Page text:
The Cincinnati Arch

By: Cameron Schwalbach

Cincinnati and the surrounding region are known around the world for their abundant and well-preserved Ordovician-age fossils. The rocks beneath the city and its surrounding area preserve evidence of an ancient marine ecosystem that once inhabited this region nearly 450 million years ago. For nearly 200 years, paleontologists have used these fossils and the rocks in which they are preserved as a unique natural laboratory to examine important aspects of Earth’s history such as evolution, biotic invasion, climate change, sea level fluctuations, and plate tectonics during the Ordovician Period. So how is it that fossils from an ocean that was around nearly half-a-billion years ago can be found in the middle of the North American continent? The answer lies in the formation of the Cincinnati Arch.

Discovered by John Locke during his work with the First Geological Survey of Ohio in 1839, the Cincinnati Arch is a large geologic feature serendipitously centered on the city of Cincinnati. It is a broad structural uplift with the Illinois Basin to the west, the Michigan Basin to the northwest, and the Appalachian Basin to the east and southeast (Figure 1).

Figure 1. Map showing regional tectonic features surrounding the Cincinnati Arch. Image taken from Bedrock Geology of Marion County by Nancy R. Hasenbueller and Walter A. Hasenmueller (

Features such as this form inland during mountain building events called orogenies, wherein enormous regions of rock are thrust together through the tectonic movements of crustal plates, piled up, and subsequently bent and folded as they are put under great pressure. As a mountain belt forms (in this case, the Taconic Mountains to the east), its immense weight pushes down the Earth’s crust beneath it, forming a basin (Figure 2). On the other side of this basin, the crust is bent upwards forming the opposite of a basin – an arch. Over millenia, the top of this arch is eroded away by rivers and glaciers, leaving the oldest rocks exposed at the center of the arch and the youngest rocks on the flanks (Figure 3). In the case of the Cincinnati Arch, the oldest exposed rocks date from the Ordovician Period and the youngest from the Permian Period.

Figure 2. Image showing the formation of the Taconic Mountain belt and the accompanying inland basin on the North American continent. The periphery of the Cincinnati Arch uplift can be seen on the left edge of the image. Image modified from original by J. Houghton first published in The Teacher-Friendly Guide to the Geology of the Northeastern U.S. by Jane Ansley (published by the Paleontological Research Institution).

Figure 3. Northwest to southeast transect across the state of Ohio showing subterranean bedrock. Note the shape of the Cincinnati Arch in cross-section. Ordovician rocks are shown in light and dark pink, with older rocks above and younger rocks below. Image taken from Ohio Division of Geological Survey, 2006, Bedrock geologic map of Ohio: Ohio Department of Natural Resources, Division of Geological Survey Map BG-1, generalized page-size version with text, 2 p., scale 1:2,000,000.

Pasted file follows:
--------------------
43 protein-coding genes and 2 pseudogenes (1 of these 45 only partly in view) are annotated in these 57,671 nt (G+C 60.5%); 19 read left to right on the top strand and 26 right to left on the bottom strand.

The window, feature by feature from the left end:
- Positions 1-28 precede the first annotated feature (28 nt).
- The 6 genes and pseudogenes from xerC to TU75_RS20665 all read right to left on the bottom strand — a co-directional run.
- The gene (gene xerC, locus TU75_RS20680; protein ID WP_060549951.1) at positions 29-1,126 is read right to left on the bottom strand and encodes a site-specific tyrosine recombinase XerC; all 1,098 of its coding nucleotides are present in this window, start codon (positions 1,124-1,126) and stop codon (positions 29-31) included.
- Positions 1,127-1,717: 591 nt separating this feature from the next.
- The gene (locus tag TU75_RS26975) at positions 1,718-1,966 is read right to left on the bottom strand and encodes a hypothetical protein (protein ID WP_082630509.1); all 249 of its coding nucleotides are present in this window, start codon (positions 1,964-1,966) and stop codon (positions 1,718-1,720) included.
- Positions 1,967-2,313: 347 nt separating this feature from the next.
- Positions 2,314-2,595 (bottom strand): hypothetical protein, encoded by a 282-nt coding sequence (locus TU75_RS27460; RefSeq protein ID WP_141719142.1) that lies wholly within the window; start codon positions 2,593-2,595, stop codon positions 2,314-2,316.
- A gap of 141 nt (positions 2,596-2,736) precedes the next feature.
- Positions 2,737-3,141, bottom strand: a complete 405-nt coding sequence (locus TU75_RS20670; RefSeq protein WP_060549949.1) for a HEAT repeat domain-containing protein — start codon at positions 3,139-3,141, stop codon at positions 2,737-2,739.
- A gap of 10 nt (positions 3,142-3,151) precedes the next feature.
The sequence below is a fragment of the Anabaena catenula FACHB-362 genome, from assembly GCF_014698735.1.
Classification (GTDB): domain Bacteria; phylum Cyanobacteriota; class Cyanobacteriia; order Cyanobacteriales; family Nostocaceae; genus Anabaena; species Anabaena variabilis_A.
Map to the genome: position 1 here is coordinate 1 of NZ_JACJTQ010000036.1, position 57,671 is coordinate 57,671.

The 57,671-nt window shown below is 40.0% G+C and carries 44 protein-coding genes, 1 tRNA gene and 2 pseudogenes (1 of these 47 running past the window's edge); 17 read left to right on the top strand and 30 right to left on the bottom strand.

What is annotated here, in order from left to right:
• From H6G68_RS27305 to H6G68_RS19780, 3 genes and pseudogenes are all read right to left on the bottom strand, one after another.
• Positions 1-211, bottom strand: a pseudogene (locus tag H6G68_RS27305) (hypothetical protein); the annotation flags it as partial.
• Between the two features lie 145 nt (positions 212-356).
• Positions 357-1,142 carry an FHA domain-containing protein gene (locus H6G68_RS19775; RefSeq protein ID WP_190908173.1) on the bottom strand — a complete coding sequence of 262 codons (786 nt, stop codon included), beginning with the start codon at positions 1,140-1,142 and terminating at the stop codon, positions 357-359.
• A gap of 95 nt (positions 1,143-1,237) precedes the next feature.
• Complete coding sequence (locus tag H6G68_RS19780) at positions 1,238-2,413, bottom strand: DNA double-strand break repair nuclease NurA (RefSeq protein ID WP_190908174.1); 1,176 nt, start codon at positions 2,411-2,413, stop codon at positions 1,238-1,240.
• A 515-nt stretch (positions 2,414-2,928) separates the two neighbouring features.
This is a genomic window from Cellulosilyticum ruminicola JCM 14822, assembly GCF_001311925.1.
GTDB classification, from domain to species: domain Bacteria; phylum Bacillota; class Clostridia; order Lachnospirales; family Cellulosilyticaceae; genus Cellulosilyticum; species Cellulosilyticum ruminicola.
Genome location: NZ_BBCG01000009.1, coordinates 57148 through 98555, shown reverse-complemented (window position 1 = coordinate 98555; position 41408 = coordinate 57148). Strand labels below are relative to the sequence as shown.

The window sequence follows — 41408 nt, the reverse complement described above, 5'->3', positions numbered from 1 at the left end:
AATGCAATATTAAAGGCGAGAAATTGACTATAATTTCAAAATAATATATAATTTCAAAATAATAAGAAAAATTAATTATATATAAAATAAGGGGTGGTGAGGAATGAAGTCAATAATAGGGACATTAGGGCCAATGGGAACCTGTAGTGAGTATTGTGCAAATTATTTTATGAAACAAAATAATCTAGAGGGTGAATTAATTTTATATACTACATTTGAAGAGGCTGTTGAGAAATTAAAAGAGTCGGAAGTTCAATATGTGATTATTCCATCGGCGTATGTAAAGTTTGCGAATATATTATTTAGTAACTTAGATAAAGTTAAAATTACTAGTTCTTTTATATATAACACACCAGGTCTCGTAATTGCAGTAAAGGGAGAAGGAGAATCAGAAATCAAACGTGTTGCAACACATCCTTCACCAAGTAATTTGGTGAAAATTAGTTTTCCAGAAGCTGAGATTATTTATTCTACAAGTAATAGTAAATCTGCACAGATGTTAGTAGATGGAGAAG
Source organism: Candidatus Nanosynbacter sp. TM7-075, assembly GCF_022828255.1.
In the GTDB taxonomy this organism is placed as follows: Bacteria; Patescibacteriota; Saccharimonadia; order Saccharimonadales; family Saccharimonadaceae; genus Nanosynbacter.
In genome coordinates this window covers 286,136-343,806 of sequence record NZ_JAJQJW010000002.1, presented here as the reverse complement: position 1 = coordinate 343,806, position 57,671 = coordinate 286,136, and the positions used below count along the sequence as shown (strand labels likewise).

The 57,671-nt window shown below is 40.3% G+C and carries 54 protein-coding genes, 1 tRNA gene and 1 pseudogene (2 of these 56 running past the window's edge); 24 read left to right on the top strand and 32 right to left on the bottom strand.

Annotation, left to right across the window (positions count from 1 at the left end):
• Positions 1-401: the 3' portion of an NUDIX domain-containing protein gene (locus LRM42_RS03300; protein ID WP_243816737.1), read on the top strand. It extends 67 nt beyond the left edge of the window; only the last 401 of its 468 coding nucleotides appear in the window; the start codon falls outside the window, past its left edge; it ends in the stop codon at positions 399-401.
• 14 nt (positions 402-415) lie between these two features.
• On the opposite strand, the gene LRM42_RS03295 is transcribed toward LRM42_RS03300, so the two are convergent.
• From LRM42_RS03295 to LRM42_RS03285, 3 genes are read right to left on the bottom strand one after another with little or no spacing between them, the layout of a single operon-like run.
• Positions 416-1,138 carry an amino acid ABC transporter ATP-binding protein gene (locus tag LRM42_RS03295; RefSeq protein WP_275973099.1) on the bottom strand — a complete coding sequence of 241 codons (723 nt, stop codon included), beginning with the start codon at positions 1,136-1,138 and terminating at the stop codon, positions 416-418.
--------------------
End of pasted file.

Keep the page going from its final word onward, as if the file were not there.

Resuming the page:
So that explains how the Cincinnati Arch was formed, but why are there fossils from an ocean in Cincinnati? To answer this, we must go back to when the Arch was first beginning to form. When the sediments that formed the Ordovician rocks beneath Cincinnati were deposited, the region was beneath a shallow subtropical sea in the southern hemisphere (Figure 4). This shallow marine ecosystem had environments that ranged from peritidal (around the shoreline) to deep offshore (about 150 feet deep), each with a unique composition of sediments and population of organisms. The Cincinnati area was subjected to frequent hurricanes that brought in muddy sediments shed from the building of the Taconic Mountains and interfingered them with carbonates produced by local organisms. The organisms living on or near the seafloor during these events were buried by the sediments, and if the conditions were right, went on to become fossils. The resulting layers of fossiliferous mudstone and limestone can be seen in roadcuts and creek outcrops throughout the region today. Stay tuned to learn more about the geology and paleontology of the Cincinnati region.

Figure 4. The Cincinnatian, oil on canvas, by John Agnew, 2007. This scene depicts life in the Cincinnati region as it may have appeared during the Ordovician Period, approximately 445 million years ago. Taxa depicted include medusa cnidarians, nautiloid cephalopods, eurypterids, crinoids, colonial corals, trilobites, bryozoans, brachiopods, rugose corals, bivalves, gastropods, edrioasteroids, conularids, and algae.

Posted in Archaeology, Paleontology.